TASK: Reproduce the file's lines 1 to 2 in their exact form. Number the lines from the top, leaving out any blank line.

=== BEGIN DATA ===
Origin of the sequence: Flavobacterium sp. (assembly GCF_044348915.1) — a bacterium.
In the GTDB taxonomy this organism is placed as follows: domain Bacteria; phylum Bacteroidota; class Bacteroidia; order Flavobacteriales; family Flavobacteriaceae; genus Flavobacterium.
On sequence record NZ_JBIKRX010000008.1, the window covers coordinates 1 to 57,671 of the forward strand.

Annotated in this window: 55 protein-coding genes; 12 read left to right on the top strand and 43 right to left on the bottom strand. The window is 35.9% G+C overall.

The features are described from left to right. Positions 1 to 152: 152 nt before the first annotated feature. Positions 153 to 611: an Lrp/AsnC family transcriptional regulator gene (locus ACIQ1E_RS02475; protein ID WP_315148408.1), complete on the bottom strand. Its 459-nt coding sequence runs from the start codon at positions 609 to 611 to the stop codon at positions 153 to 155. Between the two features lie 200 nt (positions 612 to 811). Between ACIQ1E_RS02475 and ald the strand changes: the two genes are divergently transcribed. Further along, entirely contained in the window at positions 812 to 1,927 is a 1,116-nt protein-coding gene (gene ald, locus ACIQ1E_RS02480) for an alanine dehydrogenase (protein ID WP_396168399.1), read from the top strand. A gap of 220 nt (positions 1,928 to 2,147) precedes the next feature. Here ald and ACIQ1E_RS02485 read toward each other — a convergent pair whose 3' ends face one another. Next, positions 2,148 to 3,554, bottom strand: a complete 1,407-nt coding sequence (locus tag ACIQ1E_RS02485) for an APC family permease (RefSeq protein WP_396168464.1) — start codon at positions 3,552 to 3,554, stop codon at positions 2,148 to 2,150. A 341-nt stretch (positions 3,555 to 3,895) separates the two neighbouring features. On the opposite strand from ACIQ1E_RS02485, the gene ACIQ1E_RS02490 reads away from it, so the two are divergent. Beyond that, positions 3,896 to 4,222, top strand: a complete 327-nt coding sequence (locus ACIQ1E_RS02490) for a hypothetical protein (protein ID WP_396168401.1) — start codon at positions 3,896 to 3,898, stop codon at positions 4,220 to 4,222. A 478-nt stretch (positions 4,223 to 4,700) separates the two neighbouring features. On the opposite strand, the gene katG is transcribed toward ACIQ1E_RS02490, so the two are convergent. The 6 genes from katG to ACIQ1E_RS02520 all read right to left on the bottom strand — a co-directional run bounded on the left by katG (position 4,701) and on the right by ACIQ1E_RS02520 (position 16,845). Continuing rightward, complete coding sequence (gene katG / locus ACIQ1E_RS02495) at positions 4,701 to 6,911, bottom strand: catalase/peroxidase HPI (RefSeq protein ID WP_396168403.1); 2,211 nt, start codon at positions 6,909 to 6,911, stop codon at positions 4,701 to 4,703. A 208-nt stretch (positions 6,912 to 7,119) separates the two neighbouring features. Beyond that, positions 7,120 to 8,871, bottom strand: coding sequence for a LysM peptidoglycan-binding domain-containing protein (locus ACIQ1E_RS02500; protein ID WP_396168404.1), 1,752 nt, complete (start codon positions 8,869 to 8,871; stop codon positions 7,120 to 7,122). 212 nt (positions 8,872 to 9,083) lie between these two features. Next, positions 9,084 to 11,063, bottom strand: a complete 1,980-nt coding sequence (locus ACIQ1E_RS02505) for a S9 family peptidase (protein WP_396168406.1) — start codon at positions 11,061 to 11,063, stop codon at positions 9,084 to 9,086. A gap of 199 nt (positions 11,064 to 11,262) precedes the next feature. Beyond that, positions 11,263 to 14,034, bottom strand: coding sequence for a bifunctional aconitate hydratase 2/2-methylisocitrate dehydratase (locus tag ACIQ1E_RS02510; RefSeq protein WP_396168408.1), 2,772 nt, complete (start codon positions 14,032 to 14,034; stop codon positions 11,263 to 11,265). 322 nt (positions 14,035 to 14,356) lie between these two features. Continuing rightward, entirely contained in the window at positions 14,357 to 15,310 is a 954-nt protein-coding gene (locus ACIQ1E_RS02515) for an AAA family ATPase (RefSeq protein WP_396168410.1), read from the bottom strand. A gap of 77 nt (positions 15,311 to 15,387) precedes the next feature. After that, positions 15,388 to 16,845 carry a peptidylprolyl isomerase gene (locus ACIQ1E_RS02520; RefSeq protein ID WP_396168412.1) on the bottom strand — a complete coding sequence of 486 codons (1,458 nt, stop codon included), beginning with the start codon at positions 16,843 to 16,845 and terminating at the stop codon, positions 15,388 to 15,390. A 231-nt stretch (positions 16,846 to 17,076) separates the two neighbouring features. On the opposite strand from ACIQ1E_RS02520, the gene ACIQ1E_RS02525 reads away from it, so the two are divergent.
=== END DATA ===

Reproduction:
Origin of the sequence: Flavobacterium sp. (assembly GCF_044348915.1) — a bacterium.
In the GTDB taxonomy this organism is placed as follows: domain Bacteria; phylum Bacteroidota; class Bacteroidia; order Flavobacteriales; family Flavobacteriaceae; genus Flavobacterium.